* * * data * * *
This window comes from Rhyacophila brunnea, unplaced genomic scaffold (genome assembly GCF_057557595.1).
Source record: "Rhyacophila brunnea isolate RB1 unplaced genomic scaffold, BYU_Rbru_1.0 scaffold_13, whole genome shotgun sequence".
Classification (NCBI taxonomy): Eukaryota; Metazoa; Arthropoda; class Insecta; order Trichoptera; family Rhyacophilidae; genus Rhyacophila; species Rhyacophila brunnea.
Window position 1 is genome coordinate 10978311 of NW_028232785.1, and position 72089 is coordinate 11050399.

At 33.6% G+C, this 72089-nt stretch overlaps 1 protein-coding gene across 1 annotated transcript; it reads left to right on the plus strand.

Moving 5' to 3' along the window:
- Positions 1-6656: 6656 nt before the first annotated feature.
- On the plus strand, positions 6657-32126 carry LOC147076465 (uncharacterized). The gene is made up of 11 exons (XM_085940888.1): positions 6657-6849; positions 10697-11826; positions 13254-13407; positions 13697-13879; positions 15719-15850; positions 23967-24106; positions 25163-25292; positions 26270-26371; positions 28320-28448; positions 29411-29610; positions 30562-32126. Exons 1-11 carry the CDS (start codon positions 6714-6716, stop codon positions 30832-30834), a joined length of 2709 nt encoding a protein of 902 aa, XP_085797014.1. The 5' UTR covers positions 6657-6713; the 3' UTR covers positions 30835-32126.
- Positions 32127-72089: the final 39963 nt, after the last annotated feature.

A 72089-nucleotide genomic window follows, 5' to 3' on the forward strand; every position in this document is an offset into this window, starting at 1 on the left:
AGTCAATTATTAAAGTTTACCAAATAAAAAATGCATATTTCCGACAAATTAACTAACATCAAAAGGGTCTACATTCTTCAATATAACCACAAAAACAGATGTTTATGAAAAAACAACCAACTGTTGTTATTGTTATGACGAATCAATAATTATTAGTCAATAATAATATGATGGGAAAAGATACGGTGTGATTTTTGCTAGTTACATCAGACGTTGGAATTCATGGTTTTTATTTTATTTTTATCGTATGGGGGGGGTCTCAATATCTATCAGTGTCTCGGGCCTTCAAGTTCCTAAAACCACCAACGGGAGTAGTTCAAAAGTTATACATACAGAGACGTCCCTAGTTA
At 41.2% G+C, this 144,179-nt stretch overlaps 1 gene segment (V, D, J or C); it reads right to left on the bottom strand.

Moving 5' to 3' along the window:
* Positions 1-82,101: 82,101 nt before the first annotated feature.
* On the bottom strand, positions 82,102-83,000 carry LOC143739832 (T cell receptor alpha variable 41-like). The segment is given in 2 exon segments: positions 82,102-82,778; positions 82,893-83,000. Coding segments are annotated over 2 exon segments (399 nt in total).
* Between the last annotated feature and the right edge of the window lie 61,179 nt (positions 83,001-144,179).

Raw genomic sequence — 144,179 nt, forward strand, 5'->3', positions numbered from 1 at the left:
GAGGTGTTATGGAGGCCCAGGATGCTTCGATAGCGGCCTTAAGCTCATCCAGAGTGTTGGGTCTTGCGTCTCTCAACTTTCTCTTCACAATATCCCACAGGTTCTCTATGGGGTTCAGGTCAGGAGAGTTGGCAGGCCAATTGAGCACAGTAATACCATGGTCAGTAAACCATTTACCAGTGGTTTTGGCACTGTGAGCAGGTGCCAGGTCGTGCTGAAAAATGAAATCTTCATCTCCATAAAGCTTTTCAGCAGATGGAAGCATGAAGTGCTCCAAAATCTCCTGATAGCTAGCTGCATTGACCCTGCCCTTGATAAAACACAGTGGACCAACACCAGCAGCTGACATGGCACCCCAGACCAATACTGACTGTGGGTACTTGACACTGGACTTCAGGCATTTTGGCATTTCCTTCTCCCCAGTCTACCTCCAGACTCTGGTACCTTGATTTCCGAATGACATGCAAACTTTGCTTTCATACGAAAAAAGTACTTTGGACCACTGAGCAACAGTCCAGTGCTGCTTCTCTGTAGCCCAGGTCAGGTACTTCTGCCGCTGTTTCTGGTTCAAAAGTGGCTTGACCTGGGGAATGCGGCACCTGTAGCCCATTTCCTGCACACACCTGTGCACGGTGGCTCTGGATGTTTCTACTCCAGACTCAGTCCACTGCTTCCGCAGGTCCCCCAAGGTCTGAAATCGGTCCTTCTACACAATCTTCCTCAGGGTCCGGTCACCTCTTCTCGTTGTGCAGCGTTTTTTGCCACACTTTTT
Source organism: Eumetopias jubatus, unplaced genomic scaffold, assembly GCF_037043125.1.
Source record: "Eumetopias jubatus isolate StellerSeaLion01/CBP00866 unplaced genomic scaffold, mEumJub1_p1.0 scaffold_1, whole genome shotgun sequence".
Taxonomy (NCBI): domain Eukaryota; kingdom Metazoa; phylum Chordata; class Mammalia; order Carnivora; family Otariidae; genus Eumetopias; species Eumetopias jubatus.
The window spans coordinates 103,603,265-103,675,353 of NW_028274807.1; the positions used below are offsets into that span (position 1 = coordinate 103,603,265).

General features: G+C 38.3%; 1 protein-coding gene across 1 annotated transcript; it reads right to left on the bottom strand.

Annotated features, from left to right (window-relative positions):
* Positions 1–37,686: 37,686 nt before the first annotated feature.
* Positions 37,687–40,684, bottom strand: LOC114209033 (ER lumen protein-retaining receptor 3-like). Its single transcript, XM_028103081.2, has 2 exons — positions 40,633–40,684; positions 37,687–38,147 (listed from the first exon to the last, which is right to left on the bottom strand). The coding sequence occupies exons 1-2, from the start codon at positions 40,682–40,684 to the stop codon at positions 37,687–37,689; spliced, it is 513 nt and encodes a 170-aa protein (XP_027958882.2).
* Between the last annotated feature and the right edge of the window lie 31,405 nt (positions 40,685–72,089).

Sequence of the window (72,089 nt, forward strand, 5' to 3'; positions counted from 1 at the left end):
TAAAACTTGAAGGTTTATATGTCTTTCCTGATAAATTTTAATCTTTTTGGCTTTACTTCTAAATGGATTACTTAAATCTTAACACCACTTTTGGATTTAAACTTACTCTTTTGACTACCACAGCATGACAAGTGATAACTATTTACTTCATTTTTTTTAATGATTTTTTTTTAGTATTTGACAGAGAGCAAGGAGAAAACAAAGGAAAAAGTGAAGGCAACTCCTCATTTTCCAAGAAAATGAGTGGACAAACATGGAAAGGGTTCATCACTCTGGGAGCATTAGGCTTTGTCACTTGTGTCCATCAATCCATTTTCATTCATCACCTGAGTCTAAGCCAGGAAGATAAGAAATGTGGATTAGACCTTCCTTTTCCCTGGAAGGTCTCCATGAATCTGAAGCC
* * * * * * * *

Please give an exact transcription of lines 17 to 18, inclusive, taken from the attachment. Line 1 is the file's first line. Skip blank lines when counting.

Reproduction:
Raw genomic sequence — 144,179 nt, forward strand, 5'->3', positions numbered from 1 at the left:
GAGGTGTTATGGAGGCCCAGGATGCTTCGATAGCGGCCTTAAGCTCATCCAGAGTGTTGGGTCTTGCGTCTCTCAACTTTCTCTTCACAATATCCCACAGGTTCTCTATGGGGTTCAGGTCAGGAGAGTTGGCAGGCCAATTGAGCACAGTAATACCATGGTCAGTAAACCATTTACCAGTGGTTTTGGCACTGTGAGCAGGTGCCAGGTCGTGCTGAAAAATGAAATCTTCATCTCCATAAAGCTTTTCAGCAGATGGAAGCATGAAGTGCTCCAAAATCTCCTGATAGCTAGCTGCATTGACCCTGCCCTTGATAAAACACAGTGGACCAACACCAGCAGCTGACATGGCACCCCAGACCAATACTGACTGTGGGTACTTGACACTGGACTTCAGGCATTTTGGCATTTCCTTCTCCCCAGTCTACCTCCAGACTCTGGTACCTTGATTTCCGAATGACATGCAAACTTTGCTTTCATACGAAAAAAGTACTTTGGACCACTGAGCAACAGTCCAGTGCTGCTTCTCTGTAGCCCAGGTCAGGTACTTCTGCCGCTGTTTCTGGTTCAAAAGTGGCTTGACCTGGGGAATGCGGCACCTGTAGCCCATTTCCTGCACACACCTGTGCACGGTGGCTCTGGATGTTTCTACTCCAGACTCAGTCCACTGCTTCCGCAGGTCCCCCAAGGTCTGAAATCGGTCCTTCTACACAATCTTCCTCAGGGTCCGGTCACCTCTTCTCGTTGTGCAGCGTTTTTTGCCACACTTTTT